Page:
Instructors at Quiescence Diving Services in Key Largo aren’t used to seeing fish bigger than their boats.
But that’s just what happened while taking a snorkel trip out to the sunken U.S. Coast Guard cutter Duane. Their boat is 25 feet long, but what was lurking just below the surface was even longer — a whale shark that instructor Caitlin Kelliher estimates was about 30 feet in length.
“He was enormous,” Kelliher said. “It was insane.”
Bill May was on a separate boat fishing near the Duane, and he too was awestruck by the giant fish.
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“I have been fortunate to see some incredible sharks while out fishing, with this being the best,” May said.
Whale shark sightings in the Keys are not an anomaly, but they don’t happen that often either. Several years ago one decided to hang out in Vaca Cut in Marathon for about a week, and became a tourist attraction.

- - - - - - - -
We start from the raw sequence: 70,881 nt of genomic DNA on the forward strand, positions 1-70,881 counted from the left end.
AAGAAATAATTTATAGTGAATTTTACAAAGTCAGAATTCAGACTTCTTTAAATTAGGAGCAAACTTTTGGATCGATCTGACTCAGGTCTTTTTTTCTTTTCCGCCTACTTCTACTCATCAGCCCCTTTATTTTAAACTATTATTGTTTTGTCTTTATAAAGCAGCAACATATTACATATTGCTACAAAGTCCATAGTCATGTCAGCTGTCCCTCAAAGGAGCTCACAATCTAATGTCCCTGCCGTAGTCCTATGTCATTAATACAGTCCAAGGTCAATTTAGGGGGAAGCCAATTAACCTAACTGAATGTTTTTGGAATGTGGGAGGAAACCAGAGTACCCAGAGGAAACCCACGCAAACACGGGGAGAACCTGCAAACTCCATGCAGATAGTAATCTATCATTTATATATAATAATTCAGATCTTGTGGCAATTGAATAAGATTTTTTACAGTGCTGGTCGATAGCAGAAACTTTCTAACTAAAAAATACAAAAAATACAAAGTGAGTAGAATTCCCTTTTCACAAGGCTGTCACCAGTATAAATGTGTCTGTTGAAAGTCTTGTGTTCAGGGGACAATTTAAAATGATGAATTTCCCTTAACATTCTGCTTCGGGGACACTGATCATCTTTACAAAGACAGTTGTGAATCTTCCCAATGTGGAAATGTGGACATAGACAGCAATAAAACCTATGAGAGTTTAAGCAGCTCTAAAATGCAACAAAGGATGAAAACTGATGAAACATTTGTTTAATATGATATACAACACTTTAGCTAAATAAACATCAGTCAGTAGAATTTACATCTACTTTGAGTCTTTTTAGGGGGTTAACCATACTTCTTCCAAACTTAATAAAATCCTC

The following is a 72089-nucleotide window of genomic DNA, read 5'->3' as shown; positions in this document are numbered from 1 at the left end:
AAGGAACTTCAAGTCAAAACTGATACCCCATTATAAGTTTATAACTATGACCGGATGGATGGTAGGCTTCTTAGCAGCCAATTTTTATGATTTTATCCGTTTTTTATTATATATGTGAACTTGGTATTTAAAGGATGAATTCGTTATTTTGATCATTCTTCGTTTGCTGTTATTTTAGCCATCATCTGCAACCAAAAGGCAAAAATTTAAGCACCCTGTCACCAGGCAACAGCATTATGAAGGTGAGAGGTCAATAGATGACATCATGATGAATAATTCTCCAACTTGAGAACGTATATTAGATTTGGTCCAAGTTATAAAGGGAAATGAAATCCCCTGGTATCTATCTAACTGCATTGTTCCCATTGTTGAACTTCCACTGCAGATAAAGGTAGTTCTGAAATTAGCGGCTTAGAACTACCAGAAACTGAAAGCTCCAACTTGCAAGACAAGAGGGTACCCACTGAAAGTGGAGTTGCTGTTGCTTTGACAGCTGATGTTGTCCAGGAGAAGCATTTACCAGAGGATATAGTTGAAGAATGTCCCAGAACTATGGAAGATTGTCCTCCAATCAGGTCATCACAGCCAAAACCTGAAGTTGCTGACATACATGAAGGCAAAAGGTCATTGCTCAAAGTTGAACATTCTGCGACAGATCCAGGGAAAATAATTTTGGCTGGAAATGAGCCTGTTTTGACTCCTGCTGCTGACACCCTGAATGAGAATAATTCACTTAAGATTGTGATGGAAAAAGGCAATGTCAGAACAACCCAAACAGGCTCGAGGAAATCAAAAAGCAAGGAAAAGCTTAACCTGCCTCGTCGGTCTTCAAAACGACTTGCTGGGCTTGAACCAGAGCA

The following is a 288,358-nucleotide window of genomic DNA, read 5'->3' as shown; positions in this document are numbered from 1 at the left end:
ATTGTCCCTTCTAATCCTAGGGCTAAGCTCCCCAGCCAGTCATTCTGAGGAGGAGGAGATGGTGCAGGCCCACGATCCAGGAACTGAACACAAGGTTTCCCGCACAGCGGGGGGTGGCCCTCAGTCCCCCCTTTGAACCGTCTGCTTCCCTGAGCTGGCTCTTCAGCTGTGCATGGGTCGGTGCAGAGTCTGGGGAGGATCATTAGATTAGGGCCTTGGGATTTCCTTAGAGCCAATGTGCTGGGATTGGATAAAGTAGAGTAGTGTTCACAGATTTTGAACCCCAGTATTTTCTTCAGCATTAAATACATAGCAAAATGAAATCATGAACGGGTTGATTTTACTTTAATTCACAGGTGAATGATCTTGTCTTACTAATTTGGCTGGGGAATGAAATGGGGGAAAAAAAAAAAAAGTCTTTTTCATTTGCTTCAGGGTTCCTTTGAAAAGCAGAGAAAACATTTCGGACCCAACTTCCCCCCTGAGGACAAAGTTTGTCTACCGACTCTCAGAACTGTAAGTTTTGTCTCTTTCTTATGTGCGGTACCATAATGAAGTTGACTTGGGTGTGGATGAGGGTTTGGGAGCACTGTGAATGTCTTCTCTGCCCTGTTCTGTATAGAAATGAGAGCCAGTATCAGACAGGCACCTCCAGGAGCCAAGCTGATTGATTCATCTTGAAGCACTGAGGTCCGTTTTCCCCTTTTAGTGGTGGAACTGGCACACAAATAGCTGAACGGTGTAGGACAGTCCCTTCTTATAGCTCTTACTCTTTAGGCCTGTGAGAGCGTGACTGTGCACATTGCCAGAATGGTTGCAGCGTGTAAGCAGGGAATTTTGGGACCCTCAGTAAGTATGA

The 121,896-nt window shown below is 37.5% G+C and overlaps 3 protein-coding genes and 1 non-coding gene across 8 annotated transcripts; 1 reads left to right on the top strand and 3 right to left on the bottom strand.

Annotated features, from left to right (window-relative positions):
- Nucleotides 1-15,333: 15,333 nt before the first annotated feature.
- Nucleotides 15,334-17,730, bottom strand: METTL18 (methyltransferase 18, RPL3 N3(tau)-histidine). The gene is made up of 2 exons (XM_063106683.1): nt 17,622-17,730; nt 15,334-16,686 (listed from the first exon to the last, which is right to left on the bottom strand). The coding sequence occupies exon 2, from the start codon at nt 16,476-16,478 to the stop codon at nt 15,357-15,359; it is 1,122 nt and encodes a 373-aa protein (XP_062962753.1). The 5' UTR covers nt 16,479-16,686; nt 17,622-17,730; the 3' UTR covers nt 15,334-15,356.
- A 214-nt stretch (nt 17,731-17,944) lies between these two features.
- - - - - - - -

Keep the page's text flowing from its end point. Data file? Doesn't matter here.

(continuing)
Jerald Ault, a professor with the department of Marine Ecosystems and Society at the University of Miami’s Rosenstiel School of Marine and Atmospheric Sciences, said whale sharks, which filter feed on plankton and other microorganisms, show up when fish spawn.
“They’re big fish, but feed low on the food chain,” Ault said. “They’re not a common sight here. In fact, I can count on one hand the amount of whale shark sightings in South Florida.”
Not only did the Key Largo gentle giant make an appearance, it also stuck around the Duane for a few hours, Kelliher said.
Kelliher and her colleagues, Quiescence owner Rob Blesser, staffer Mike Kanik and intern Cameron Burris swam with the shark and took photographs.
“It’s just one of those reasons why diving in the Keys is so awesome,” she said. “You never know what you’re going to see.”
Kelliher said the shark would swim the length of the 327-foot Duane and dive down deep once it reached the ship’s bow.
Whale sharks are the largest known fish, averaging 45 feet in length and weighing on average 15 tons. The largest whale shark on record was found in the Gulf of Thailand. The animal was 59 feet long and 75,000 pounds, Ault said.
“They’re mammoth,” he said.